ICA meeting 2015 in Reykjavik

By Ryder Kouba
The International Council on Archives held its third annual meeting in beautiful Reykjavik, Iceland, on the 28th and 29th of September. Attendance was about 450 archivists from over 70 countries, including SAA President Nancy McGovern. The hashtag #ICAReykjavik2015 was active and resulted in good comments and links; the main conference website is also full of information on the presentations and presenters.
Archives graffiti in Reykjavik, 2015. Photo by Ryder Kouba.

Archives graffiti in Reykjavik, 2015. Photo by Ryder Kouba.

A key point of the conference was ICA’s Africa Strategy (currently document are only available to members), which was approved by the Program Committee, and which Elvis Otobo was interviewed about. The PERSIST program, supported by ICA and UNESCO, also had a strong presentation and informal meeting as it moves forward in its software preservation efforts.

Kouba4_Saga_of_the_People_of_Kjalarnes

Saga of the People of Kjalarnes from the The Saga Settlement Exhibition, Reykjavik, Iceland, 2015. Photo by Ryder Kouba.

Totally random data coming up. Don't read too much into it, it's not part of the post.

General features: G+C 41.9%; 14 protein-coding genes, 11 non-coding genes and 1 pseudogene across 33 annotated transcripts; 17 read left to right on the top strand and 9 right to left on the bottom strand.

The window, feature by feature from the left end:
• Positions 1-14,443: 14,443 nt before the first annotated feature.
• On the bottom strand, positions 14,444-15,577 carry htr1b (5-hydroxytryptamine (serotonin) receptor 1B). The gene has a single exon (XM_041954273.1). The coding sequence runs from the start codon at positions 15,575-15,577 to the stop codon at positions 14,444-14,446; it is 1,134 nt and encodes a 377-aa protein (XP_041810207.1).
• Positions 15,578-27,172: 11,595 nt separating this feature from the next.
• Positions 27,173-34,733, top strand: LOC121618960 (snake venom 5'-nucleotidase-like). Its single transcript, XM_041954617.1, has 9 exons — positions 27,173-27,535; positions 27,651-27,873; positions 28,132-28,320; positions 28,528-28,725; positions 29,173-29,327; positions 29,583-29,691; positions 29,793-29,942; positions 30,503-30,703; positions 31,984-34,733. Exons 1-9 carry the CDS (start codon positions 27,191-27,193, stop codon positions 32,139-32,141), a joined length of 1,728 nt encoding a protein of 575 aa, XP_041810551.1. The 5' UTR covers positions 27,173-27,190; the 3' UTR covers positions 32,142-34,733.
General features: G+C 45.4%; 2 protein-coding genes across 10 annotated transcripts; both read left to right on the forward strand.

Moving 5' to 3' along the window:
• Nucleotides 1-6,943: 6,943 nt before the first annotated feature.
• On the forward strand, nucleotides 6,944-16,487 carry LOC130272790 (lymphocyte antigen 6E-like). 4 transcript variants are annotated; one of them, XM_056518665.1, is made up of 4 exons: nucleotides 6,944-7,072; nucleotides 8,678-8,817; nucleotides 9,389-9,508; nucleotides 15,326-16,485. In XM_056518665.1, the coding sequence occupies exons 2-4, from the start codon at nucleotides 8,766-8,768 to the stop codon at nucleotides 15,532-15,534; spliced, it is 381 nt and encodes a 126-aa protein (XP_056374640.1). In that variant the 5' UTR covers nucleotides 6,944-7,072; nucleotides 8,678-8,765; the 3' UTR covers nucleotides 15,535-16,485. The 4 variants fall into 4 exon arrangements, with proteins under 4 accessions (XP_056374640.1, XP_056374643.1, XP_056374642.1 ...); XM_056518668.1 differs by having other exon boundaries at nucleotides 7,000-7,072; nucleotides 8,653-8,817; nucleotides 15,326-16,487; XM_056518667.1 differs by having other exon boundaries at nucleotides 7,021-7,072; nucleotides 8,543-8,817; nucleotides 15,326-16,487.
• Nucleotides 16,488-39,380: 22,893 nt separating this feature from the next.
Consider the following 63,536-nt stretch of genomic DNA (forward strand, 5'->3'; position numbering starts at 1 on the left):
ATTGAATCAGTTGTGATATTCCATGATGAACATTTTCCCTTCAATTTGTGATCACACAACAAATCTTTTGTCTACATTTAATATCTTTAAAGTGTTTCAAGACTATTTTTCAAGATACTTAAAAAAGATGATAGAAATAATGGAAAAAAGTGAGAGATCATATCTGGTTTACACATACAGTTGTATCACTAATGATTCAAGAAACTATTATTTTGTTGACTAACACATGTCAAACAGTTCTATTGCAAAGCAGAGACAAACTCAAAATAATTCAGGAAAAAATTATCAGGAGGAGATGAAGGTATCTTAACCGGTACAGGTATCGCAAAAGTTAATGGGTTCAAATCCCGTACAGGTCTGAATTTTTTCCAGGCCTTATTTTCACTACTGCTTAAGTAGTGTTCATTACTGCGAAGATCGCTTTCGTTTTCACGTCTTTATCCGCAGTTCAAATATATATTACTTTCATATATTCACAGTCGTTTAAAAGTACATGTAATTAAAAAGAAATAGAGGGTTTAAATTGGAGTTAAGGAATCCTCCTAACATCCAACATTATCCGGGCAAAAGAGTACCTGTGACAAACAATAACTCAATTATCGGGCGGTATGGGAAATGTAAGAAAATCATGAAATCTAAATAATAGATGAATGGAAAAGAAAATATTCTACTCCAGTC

Due to the short conference, there were many overlapping sessions, so I was unable to attend everything I wanted to see. However, the papers I did so were quite good, though as a small institution with limited resources, the applicability to us of some of the more impressive projects was limited. Having said that, the Aezel Projek (English description) was extremely interesting, and they made a interesting case for the value of archives in increasing home prices.

 

Americans were well-represented in an interesting session on how American universities document controversy, either in the past or contemporary. It was especially interesting as American working at a university filled with controversy since the Egyptian Revolution.

Icelandic 1703 census. Photo by Ryder Kouba.

Icelandic 1703 census. Photo by Ryder Kouba.

The Þjóðskjalasafn Íslands (National Archives of Iceland) was kind enough to take attendees on tours of their facilities, which consist of a repurposed dairy factory. They also showed off important documents in the archives, including most notably the 1703 census. There was also a small, but excellent, display of medieval Icelandic manuscripts, such as the Book of Settlements.

Inside National Archives of Iceland. Photo: Ryder Kouba.

Inside the National Archives of Iceland. Photo: Ryder Kouba.

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